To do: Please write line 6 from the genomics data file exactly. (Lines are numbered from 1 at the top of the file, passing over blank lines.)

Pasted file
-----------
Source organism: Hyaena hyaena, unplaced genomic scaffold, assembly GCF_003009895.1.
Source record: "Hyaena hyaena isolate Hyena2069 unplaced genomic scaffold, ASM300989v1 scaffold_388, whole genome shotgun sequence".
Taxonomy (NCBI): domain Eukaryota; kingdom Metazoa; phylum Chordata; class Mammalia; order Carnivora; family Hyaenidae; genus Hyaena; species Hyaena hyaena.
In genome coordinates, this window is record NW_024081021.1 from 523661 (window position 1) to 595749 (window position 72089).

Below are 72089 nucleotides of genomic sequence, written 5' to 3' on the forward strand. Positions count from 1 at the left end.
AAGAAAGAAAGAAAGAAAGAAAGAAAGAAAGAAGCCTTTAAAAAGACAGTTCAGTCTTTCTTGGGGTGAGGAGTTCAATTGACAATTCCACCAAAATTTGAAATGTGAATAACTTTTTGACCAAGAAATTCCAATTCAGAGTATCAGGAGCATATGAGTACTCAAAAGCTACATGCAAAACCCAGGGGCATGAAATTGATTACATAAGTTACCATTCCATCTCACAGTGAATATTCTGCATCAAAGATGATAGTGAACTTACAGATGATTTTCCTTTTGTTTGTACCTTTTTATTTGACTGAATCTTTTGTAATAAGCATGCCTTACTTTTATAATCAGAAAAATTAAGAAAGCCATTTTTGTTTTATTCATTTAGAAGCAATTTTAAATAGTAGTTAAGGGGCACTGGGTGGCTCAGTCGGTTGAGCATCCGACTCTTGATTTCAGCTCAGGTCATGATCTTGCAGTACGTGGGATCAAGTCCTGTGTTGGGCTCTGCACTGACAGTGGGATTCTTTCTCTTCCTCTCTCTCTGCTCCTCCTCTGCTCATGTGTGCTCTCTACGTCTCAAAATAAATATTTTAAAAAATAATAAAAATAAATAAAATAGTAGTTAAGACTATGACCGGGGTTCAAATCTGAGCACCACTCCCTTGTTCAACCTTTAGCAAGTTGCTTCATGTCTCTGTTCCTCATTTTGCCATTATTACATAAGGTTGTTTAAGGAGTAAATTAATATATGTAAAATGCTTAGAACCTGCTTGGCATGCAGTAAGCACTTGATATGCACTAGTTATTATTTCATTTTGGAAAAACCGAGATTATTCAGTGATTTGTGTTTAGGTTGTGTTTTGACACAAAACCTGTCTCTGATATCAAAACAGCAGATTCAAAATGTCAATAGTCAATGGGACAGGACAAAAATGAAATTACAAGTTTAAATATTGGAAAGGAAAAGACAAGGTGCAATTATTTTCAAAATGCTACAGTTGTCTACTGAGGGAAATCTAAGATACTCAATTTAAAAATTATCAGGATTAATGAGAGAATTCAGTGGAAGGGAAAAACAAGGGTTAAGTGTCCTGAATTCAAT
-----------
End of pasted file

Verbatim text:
AAGAAAGAAAGAAAGAAAGAAAGAAAGAAAGAAGCCTTTAAAAAGACAGTTCAGTCTTTCTTGGGGTGAGGAGTTCAATTGACAATTCCACCAAAATTTGAAATGTGAATAACTTTTTGACCAAGAAATTCCAATTCAGAGTATCAGGAGCATATGAGTACTCAAAAGCTACATGCAAAACCCAGGGGCATGAAATTGATTACATAAGTTACCATTCCATCTCACAGTGAATATTCTGCATCAAAGATGATAGTGAACTTACAGATGATTTTCCTTTTGTTTGTACCTTTTTATTTGACTGAATCTTTTGTAATAAGCATGCCTTACTTTTATAATCAGAAAAATTAAGAAAGCCATTTTTGTTTTATTCATTTAGAAGCAATTTTAAATAGTAGTTAAGGGGCACTGGGTGGCTCAGTCGGTTGAGCATCCGACTCTTGATTTCAGCTCAGGTCATGATCTTGCAGTACGTGGGATCAAGTCCTGTGTTGGGCTCTGCACTGACAGTGGGATTCTTTCTCTTCCTCTCTCTCTGCTCCTCCTCTGCTCATGTGTGCTCTCTACGTCTCAAAATAAATATTTTAAAAAATAATAAAAATAAATAAAATAGTAGTTAAGACTATGACCGGGGTTCAAATCTGAGCACCACTCCCTTGTTCAACCTTTAGCAAGTTGCTTCATGTCTCTGTTCCTCATTTTGCCATTATTACATAAGGTTGTTTAAGGAGTAAATTAATATATGTAAAATGCTTAGAACCTGCTTGGCATGCAGTAAGCACTTGATATGCACTAGTTATTATTTCATTTTGGAAAAACCGAGATTATTCAGTGATTTGTGTTTAGGTTGTGTTTTGACACAAAACCTGTCTCTGATATCAAAACAGCAGATTCAAAATGTCAATAGTCAATGGGACAGGACAAAAATGAAATTACAAGTTTAAATATTGGAAAGGAAAAGACAAGGTGCAATTATTTTCAAAATGCTACAGTTGTCTACTGAGGGAAATCTAAGATACTCAATTTAAAAATTATCAGGATTAATGAGAGAATTCAGTGGAAGGGAAAAACAAGGGTTAAGTGTCCTGAATTCAAT